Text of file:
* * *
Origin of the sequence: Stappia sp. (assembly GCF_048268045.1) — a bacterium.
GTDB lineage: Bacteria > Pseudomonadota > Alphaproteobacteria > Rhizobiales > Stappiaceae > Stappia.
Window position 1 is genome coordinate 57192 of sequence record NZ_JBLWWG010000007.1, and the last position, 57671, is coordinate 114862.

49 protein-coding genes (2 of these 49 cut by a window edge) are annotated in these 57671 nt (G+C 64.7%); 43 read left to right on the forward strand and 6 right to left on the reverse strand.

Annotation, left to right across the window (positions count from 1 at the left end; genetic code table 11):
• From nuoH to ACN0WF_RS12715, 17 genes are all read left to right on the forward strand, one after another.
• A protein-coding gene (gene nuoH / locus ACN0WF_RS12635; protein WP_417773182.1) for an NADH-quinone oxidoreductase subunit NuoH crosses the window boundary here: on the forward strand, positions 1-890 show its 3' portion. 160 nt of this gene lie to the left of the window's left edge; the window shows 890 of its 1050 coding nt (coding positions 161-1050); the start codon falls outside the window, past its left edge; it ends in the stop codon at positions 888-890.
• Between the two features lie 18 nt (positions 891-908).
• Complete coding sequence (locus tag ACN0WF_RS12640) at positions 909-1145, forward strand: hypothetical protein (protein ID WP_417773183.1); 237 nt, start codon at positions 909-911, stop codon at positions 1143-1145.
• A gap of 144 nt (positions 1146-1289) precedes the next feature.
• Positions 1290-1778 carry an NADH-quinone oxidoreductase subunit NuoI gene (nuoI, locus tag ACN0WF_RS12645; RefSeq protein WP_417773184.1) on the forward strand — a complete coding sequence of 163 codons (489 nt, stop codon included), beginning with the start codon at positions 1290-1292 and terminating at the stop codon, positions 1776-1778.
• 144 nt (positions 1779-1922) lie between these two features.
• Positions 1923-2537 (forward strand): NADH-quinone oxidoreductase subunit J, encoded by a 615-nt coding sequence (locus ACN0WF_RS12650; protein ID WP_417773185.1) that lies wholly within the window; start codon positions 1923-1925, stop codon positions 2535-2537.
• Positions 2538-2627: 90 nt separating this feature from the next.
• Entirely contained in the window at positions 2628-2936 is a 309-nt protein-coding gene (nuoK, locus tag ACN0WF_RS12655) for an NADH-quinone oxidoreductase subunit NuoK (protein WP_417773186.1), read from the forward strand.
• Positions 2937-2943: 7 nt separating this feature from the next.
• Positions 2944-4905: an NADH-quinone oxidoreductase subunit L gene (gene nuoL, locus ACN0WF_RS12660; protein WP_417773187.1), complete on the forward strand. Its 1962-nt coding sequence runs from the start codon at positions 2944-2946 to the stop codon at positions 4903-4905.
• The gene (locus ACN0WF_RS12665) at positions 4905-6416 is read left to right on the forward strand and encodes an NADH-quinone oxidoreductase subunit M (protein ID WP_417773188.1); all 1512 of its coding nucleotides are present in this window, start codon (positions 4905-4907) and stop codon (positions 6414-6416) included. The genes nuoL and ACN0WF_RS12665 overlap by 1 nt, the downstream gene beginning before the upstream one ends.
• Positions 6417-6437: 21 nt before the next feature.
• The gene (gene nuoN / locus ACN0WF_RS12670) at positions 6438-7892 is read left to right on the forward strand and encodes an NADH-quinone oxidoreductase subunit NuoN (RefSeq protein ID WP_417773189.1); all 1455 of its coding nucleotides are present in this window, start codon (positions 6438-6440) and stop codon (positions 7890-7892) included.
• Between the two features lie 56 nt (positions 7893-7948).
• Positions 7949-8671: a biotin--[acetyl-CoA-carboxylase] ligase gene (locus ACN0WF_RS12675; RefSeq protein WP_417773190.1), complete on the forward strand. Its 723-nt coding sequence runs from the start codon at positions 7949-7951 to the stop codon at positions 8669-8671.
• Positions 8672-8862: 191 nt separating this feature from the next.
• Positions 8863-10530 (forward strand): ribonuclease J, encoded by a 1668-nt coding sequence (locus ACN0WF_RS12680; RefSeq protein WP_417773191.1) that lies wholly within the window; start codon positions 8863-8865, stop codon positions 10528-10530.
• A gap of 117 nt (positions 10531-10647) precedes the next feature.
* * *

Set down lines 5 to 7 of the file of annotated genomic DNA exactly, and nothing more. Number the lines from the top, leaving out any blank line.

Annotation, left to right across the window (positions count from 1 at the left end; genetic code table 11):
• From nuoH to ACN0WF_RS12715, 17 genes are all read left to right on the forward strand, one after another.
• A protein-coding gene (gene nuoH / locus ACN0WF_RS12635; protein WP_417773182.1) for an NADH-quinone oxidoreductase subunit NuoH crosses the window boundary here: on the forward strand, positions 1-890 show its 3' portion. 160 nt of this gene lie to the left of the window's left edge; the window shows 890 of its 1050 coding nt (coding positions 161-1050); the start codon falls outside the window, past its left edge; it ends in the stop codon at positions 888-890.